Need for a basic manual

The fact that I’m starting with a request for patience should indicate how frustrated I am after only a day of trying to use this program.
Users like me – and there probably are a lot of people like me, who care far less about theory than practice – need a basic manual.
What I find on opening the program itself simply isn’t adequate. It doesn’t address such basic questions as how Logseq works with .pdf files.
What I find online is either highly technical or highly emotional. I find references to Roam, which I’ve never used. I find long sermons on how great the program is, with not a single practical tip such as “this is how to embed a file.”
I strongly urge the people behind the program to develop a course of instruction similar to that offered by Obsidian.
Until I find something like that, I’ll give Logseq a pass.

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Hi @lav,

Welcome to the forum.

I’m sorry you feel frustrated, but you need to take into account that Logseq is still in an early stage of development.

Also, bear in mind that this is free, open source software, made by a small team. It’s constantly evolving and maturing.

This, and the fact that it belongs to a category of note-taking tools not yet known to the mainstream, make it a perfect fit for early adopters, power users, or generally curious people who enjoy theory.

Having said that, there is a lot of instructional material. There’s the official documentation that you find on the ? in the bottom right corner; there are youtube videos; there are blog posts. Just Google it and you’ll see.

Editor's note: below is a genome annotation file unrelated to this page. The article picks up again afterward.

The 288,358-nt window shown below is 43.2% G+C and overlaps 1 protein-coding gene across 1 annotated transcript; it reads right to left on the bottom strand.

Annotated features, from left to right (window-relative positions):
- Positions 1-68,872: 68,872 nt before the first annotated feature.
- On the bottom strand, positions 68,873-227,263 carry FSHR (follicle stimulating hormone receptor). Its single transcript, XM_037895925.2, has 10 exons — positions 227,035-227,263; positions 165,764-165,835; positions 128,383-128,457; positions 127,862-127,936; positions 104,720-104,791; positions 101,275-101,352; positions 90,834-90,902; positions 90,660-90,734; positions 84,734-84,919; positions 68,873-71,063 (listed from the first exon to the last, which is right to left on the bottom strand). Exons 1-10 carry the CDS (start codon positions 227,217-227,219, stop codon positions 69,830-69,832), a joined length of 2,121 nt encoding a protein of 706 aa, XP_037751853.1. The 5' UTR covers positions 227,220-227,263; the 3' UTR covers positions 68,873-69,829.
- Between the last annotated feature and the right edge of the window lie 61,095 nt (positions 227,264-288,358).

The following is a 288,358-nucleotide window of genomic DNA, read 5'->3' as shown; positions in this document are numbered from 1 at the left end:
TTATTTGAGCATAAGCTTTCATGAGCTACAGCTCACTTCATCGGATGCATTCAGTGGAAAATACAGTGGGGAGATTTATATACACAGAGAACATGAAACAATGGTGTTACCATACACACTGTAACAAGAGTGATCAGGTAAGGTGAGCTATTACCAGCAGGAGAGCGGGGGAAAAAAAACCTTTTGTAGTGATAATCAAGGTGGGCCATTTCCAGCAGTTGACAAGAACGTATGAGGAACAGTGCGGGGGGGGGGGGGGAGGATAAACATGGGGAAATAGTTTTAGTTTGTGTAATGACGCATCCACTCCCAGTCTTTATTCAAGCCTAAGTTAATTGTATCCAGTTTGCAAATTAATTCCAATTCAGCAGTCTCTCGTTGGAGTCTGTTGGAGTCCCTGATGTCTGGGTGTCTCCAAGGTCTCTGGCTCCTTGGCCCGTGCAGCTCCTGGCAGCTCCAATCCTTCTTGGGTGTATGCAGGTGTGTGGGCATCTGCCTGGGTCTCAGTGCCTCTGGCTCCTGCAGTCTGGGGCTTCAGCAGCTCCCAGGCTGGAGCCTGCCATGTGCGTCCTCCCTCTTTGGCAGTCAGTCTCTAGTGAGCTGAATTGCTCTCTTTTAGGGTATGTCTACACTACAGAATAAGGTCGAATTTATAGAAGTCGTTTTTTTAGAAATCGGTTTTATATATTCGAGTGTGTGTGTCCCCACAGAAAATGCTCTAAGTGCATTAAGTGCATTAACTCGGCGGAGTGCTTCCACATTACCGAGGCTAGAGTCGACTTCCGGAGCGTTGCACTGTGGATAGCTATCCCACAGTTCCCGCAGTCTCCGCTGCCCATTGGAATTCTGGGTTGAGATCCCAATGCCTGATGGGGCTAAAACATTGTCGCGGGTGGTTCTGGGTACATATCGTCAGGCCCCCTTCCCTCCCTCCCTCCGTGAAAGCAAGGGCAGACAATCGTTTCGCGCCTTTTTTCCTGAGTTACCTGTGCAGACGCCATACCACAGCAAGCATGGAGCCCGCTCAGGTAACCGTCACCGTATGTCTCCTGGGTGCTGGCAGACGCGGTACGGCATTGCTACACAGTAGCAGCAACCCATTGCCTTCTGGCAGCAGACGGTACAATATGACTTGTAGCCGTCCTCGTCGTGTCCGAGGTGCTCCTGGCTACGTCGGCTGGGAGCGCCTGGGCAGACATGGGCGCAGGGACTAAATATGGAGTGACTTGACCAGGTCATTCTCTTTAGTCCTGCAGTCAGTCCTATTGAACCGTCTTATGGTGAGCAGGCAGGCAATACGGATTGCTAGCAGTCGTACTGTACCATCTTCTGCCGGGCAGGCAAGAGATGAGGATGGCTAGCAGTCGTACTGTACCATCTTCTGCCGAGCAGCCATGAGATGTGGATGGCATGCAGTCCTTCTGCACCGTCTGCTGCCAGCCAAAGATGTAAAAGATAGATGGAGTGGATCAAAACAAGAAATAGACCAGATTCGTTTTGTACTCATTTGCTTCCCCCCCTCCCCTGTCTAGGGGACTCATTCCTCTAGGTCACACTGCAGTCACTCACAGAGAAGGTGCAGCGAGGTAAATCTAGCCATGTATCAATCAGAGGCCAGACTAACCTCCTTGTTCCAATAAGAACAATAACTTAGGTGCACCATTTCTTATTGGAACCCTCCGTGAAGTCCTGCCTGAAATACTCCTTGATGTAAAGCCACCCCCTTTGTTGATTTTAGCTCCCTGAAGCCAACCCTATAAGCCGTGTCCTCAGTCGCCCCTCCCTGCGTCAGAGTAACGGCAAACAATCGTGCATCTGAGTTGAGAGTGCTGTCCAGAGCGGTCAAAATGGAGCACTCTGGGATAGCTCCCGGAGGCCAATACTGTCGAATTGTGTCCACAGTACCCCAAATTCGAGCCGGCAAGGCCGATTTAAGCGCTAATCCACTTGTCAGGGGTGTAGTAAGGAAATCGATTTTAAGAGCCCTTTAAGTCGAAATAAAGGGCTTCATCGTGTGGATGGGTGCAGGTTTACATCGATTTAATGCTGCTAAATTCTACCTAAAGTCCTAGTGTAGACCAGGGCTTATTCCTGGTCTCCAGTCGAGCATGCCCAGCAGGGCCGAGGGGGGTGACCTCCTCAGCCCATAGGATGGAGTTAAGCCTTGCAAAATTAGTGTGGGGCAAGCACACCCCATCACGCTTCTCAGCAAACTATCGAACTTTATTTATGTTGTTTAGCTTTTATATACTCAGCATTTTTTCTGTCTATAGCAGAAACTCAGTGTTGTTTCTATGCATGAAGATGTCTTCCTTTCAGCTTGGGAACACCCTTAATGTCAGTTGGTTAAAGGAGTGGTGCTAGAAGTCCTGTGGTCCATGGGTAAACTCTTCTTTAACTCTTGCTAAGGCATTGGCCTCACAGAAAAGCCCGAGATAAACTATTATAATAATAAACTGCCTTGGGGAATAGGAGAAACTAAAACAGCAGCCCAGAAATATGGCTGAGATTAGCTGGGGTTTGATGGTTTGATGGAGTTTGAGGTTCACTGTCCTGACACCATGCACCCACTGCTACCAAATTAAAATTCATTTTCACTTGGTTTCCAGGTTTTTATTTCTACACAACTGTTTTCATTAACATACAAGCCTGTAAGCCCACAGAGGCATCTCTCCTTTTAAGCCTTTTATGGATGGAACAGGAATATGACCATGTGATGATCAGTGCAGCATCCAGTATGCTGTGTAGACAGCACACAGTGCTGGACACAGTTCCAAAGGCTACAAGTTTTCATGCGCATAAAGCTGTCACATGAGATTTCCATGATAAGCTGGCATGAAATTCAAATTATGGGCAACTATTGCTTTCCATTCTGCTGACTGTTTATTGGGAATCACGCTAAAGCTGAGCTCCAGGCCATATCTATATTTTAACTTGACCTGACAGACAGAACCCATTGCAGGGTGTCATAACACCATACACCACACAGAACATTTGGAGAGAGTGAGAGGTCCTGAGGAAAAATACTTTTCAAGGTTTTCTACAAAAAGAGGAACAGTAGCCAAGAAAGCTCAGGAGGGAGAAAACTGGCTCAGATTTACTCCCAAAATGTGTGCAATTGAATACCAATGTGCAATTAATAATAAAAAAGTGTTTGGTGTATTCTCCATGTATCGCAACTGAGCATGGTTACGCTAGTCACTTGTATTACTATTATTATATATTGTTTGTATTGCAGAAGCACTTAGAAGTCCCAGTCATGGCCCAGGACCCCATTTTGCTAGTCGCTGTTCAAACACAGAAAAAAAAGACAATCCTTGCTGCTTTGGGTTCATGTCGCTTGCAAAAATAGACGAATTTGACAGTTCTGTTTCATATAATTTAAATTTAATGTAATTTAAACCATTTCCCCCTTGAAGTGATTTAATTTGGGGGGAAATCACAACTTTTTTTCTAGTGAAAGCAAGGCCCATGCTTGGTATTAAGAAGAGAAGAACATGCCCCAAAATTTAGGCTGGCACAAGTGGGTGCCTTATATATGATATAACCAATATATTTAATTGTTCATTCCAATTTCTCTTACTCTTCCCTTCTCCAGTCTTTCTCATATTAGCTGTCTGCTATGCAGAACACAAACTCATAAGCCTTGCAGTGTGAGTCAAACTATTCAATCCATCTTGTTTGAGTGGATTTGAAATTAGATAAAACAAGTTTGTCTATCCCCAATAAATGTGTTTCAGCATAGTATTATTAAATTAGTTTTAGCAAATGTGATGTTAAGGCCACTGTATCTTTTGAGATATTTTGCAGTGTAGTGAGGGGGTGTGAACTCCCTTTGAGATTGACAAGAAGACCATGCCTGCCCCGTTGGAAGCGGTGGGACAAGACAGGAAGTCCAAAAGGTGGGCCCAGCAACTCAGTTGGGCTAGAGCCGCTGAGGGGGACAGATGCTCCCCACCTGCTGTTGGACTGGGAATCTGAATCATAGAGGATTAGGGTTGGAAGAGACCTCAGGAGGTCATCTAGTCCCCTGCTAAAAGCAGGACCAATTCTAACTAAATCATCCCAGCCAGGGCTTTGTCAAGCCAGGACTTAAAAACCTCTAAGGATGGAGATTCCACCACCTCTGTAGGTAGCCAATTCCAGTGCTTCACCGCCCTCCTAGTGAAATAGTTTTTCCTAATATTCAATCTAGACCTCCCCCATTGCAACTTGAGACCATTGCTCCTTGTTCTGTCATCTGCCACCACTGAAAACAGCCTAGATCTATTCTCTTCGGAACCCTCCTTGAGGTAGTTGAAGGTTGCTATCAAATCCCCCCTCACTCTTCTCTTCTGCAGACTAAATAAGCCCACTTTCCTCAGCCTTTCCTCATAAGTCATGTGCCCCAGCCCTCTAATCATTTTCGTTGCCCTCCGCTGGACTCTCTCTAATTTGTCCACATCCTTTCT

As for PDF support, it’s there and it’s wonderful. Just drop the file in the assets folder and make a markdown link to it in your notes. Or use the slash command.

Anyway, if you don’t feel comfortable using Logseq right now, you can try it again in a couple of months. I’m sure you’ll notice the improvements.


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I appreciate the spirit in which you answered.
I do realize that it is a small team and I didn’t want to be ungrateful for your work. At the same time, you and the other people here probably should know that I for one have found it really difficult to find the kind of comprehensible tutorials I am after and it may be that others are running into the same problem. I`ll keep looking

I decided to go ahead and write a new post to offer an example of what I’m talking about. All the links on the Github “Introduction” page are dead.

This video may help. His channel also has loads of other tutorials that you may find helpful as a beginner.

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Thank you. I’ll take a look.

Sorry, it was way over my head, and I’d think over the heads of lots of people who aren’t already committed to the program.
I was actually somewhat familiar with this person before. He’s obviously bright. But I’m at the level of "this is how you start. Here’s how to set up a page, something much more along the lines of this kind of basic instruction for Obsidian.
That, I’m not finding. If anybody knows where to find it, please pass it along.

As far as I know, the author of that website is not affiliated with Logseq. And neither am I.

Like I said, Logseq is at a very early development stage. New functionality is added all the time. Procedures are changed or removed. Even if there was thorough documentation, it would be subject to constant change.